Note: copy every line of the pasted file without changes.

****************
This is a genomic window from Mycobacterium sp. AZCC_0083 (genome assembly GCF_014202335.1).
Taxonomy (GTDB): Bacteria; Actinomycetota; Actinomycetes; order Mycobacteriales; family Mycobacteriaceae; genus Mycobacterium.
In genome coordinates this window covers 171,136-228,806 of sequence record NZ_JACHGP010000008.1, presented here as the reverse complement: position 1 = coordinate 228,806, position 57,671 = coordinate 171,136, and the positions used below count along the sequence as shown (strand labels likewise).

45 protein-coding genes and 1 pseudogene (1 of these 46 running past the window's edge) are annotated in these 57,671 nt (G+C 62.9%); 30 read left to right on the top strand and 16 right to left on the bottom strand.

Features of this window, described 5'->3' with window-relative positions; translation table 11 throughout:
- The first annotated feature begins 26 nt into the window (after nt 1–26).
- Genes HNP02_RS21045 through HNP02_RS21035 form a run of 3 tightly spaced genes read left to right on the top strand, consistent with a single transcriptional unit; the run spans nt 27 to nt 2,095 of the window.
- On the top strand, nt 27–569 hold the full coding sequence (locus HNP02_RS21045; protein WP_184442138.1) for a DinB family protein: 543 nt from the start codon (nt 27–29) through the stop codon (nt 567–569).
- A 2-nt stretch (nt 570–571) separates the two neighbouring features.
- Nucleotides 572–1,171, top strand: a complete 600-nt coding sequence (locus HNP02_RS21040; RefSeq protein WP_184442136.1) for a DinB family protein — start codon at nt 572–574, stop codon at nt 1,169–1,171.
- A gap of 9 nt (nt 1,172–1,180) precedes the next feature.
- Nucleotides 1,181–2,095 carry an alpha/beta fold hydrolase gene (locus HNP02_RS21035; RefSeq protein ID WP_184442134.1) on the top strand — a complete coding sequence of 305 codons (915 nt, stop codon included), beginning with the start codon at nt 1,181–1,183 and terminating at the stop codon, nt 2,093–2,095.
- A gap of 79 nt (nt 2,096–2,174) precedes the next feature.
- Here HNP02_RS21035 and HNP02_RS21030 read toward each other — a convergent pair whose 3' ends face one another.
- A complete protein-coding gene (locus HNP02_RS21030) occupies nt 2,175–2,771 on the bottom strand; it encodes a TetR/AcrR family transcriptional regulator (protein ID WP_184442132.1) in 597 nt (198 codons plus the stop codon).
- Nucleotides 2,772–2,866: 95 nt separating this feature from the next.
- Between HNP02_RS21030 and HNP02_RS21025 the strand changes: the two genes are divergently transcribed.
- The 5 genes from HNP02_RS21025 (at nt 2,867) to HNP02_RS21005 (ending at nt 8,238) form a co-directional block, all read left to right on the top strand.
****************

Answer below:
This is a genomic window from Mycobacterium sp. AZCC_0083 (genome assembly GCF_014202335.1).
Taxonomy (GTDB): Bacteria; Actinomycetota; Actinomycetes; order Mycobacteriales; family Mycobacteriaceae; genus Mycobacterium.
In genome coordinates this window covers 171,136-228,806 of sequence record NZ_JACHGP010000008.1, presented here as the reverse complement: position 1 = coordinate 228,806, position 57,671 = coordinate 171,136, and the positions used below count along the sequence as shown (strand labels likewise).

45 protein-coding genes and 1 pseudogene (1 of these 46 running past the window's edge) are annotated in these 57,671 nt (G+C 62.9%); 30 read left to right on the top strand and 16 right to left on the bottom strand.

Features of this window, described 5'->3' with window-relative positions; translation table 11 throughout:
- The first annotated feature begins 26 nt into the window (after nt 1–26).
- Genes HNP02_RS21045 through HNP02_RS21035 form a run of 3 tightly spaced genes read left to right on the top strand, consistent with a single transcriptional unit; the run spans nt 27 to nt 2,095 of the window.
- On the top strand, nt 27–569 hold the full coding sequence (locus HNP02_RS21045; protein WP_184442138.1) for a DinB family protein: 543 nt from the start codon (nt 27–29) through the stop codon (nt 567–569).
- A 2-nt stretch (nt 570–571) separates the two neighbouring features.
- Nucleotides 572–1,171, top strand: a complete 600-nt coding sequence (locus HNP02_RS21040; RefSeq protein WP_184442136.1) for a DinB family protein — start codon at nt 572–574, stop codon at nt 1,169–1,171.
- A gap of 9 nt (nt 1,172–1,180) precedes the next feature.
- Nucleotides 1,181–2,095 carry an alpha/beta fold hydrolase gene (locus HNP02_RS21035; RefSeq protein ID WP_184442134.1) on the top strand — a complete coding sequence of 305 codons (915 nt, stop codon included), beginning with the start codon at nt 1,181–1,183 and terminating at the stop codon, nt 2,093–2,095.
- A gap of 79 nt (nt 2,096–2,174) precedes the next feature.
- Here HNP02_RS21035 and HNP02_RS21030 read toward each other — a convergent pair whose 3' ends face one another.
- A complete protein-coding gene (locus HNP02_RS21030) occupies nt 2,175–2,771 on the bottom strand; it encodes a TetR/AcrR family transcriptional regulator (protein ID WP_184442132.1) in 597 nt (198 codons plus the stop codon).
- Nucleotides 2,772–2,866: 95 nt separating this feature from the next.
- Between HNP02_RS21030 and HNP02_RS21025 the strand changes: the two genes are divergently transcribed.
- The 5 genes from HNP02_RS21025 (at nt 2,867) to HNP02_RS21005 (ending at nt 8,238) form a co-directional block, all read left to right on the top strand.